I’m really not sure if chasing Player of the Year is important to me. I’m very happy with the success I’ve had. I wouldn’t be sad to come in third for Player of the Year or drop to tenth or even drop out of the top ten. At this point chasing that title is not something I need to do. That can change though. Once I leave Las Vegas, relax a little bit, then maybe that drive will take over and I’ll end up going.
During your bracelet run you had support tweets from various players like Maria Ho, Christian Harder, and many others. How does it feel to be recognized and acknowledged?
Vanessa Selbst, where you at? (laughs) No, honestly it was pretty awesome receiving so many tweets from different players. I thought receiving support from one person was amazing but then they just kept coming in. With each message I received or each handshake I got in the hall, it just amazed me more and more each time.
You broke some records this summer; does any of it mean anything to you?
It’s pretty unbelievable that I was out here last year and thought there was no way I could win a tournament, especially if I only played five. When I lost in all five tournaments, I pretty much just hung out the rest of the summer and played cash games. This year, now that I went from $0 to $800,000, I feel it is so humbling. It’s so I mean I can’t even put the words together to say what I truly feel. I think that is the answer. I can’t think of what to say or how to say it but I’ll let my emotions do the talking. I’m here with tears in my eyes because this summer has been the greatest, most overwhelming, unbelievable experience of my life. I couldn’t be more grateful.
My dad called me up and told me how proud he was of me. Obviously I know my parents love and support me but my dad never told me how proud he ever was of me. I’m very blessed to have some money for my family.
What pro do you aspire to be like, both male and female?
Vanessa Selbst is my obvious answer. Just go through her rap sheet and you’ll see why. I liked watching the Main Event last year and just seeing some of the hands she played. She has no fear. It doesn’t matter what player she is up against, she will keep the same aggression and just own you. It’s truly amazing how great of a player she is.
As far as a male pro, Phil Ivey is the man. Actually, my boyfriend got to the final table of one of the $1K events and Ivey busted in 14th. Well before that happened, they got to play on the same table. It was a really cool experience watching them play against each other. The next day Ivey ask my Phil, ‘what place did you get?” My Phil was so excited he sent out a group text, “Phil Ivey just asked me how I did.” It was really great for him to have that experience.
Is poker a long-term or short-term grind for you?
That’s a very good question. For at least the next few years it will definitely be poker. As far as playing forever, I don’t think so. Maybe I’ll open my own business or something. I think if I had a lot of money saved then I could see myself devote my time to something other than poker. I’m sure yet what I could see myself getting into but maybe something related to investments.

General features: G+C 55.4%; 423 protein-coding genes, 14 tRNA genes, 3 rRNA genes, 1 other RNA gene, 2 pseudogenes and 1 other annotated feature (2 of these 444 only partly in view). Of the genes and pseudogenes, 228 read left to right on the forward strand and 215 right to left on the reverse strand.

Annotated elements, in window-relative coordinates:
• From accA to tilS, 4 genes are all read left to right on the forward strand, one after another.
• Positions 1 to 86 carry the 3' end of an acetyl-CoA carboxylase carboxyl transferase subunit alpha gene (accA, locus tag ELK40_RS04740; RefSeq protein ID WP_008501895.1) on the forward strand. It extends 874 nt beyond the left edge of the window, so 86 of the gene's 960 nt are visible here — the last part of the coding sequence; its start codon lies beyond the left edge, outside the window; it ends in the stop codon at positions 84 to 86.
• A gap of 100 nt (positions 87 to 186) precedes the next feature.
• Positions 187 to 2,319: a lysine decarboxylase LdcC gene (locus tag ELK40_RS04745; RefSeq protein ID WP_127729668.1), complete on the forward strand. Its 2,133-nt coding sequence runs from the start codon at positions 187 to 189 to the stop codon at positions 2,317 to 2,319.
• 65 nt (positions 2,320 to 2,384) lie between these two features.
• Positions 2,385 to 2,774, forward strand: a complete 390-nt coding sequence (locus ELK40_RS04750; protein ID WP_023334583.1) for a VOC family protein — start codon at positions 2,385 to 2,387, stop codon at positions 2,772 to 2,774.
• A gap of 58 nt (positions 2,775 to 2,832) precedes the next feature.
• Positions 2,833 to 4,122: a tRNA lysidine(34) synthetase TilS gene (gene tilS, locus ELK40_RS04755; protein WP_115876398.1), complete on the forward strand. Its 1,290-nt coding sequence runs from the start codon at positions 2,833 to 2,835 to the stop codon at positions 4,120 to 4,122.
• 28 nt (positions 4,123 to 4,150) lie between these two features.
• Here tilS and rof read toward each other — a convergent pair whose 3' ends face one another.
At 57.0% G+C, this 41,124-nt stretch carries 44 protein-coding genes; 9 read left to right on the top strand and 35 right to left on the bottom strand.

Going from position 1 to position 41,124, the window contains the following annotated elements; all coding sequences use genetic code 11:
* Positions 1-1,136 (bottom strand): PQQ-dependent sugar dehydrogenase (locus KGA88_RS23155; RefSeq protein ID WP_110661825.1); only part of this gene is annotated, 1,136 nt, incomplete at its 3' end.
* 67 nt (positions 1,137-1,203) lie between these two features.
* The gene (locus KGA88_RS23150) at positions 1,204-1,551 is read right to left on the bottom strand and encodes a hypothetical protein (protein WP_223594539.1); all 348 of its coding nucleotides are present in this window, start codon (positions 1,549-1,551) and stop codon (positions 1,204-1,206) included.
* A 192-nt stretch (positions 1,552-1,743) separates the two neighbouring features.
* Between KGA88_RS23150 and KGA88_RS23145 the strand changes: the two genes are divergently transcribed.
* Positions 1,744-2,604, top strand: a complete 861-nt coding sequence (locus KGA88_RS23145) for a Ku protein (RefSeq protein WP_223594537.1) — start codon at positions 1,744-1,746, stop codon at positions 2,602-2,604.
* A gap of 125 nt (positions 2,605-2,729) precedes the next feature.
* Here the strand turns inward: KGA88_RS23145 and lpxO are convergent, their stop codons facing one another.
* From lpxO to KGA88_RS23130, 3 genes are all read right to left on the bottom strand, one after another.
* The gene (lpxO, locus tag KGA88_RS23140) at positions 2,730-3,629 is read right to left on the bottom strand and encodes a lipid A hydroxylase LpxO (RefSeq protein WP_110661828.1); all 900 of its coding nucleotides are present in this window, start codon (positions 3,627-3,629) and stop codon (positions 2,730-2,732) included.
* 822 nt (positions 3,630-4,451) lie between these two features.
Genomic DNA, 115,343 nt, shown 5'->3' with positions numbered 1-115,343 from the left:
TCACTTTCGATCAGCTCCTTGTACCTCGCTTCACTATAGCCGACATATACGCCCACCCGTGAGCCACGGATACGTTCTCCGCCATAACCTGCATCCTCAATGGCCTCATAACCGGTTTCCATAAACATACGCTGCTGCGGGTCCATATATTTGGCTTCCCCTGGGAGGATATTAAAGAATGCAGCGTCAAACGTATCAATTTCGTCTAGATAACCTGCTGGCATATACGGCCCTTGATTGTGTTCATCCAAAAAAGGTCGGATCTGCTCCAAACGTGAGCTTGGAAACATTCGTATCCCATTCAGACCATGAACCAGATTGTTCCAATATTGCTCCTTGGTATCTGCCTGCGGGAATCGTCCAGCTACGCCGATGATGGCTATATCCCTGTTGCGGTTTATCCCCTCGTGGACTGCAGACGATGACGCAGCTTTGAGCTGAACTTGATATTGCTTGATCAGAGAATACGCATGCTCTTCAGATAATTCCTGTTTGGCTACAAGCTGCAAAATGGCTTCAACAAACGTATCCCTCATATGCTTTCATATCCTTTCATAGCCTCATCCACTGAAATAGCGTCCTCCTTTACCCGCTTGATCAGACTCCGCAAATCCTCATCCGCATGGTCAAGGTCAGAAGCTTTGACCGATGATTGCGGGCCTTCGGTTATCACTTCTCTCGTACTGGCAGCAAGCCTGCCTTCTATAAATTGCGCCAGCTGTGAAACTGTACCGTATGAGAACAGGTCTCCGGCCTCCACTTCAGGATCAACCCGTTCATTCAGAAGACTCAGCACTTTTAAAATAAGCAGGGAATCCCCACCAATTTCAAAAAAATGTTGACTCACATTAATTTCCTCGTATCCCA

Since you now have a bracelet under your belt, what other poker achievements do you still wish to achieve?
I wish to achieve back-to-back successful summers. It was amazing to do so well this summer that if I continued that same run for next year then wow. That would be truly remarkable. Winning the Main Event, I think, is something all poker players want for themselves. I was a little disappointed that I didn’t do so well but I will never complain because it’s been a great summer.
Is sponsorship something you would like to have?
That would be absolutely amazing if I was approached for sponsorship. It’s something I think every player should aspire to achieve. Sponsorship just brings so much more opportunity and gets your name out there faster than you could on your own. Yes I’ve had an amazing summer but I think I need to prove that I can do it again before anyone considers picking me up.
How did you and your boyfriend get together, seeing how he came from a professional golf background?
Last year I made two stops on the circuit and ended up meeting a group of kids who invited me to Lake Tahoe. A mutual friend introduced us and we hit it off right away. It was both of our first stop on the circuit. He pretty much got into poker from that moment on. He had always played but I’ll say he probably traveled the circuit because of me.
Is there any competitive energy between the two of you?
We fully support each other. We don’t look for anyone of us to do better than the other. I know we just want to see the other be successful and happy. But I do have a bracelet now so I have to rub it in his face from time to time. Other than that, I want to see him excel in poker and I know he wants the same for me
What was his reaction when you won the bracelet?
He was more than ecstatic. He jumped from the rail, gave me a kiss, told me what an amazing job I did. It was all caught on camera, too, so that was fun.
If you two end up on the same final table of a major event, will either of you change the way you play?
I would probably try to avoid playing hands with him. He could get away with a couple of bluffs but I know we would still play the way we need to. I wouldn’t be looking to be in a big pot against him, but if I have a big hand I wouldn’t throw it away for his sake. We would both still try to win.
Do you feel you are receiving more recognition for being a successful female in a male-dominated industry?
Pretty much, yes. I think if I were a male then people would say, “He had a great summer,” and wouldn’t think much beyond that. I think because I am a woman, though, it has stuck like glue. I definitely can’t compare my success to the best male poker players out there but it’s nice to be considered a strong female competitor. But you know what, I’ll take it. Male or female I’m proud of what I’ve accomplished this summer and no one can take that feeling away from me.
So for this summer, you earned $874,698. What will your first big purchase be?
You know what, I am going to buy a brand new car! I have no clue which kind yet but I bet I’m going to have fun figuring it out.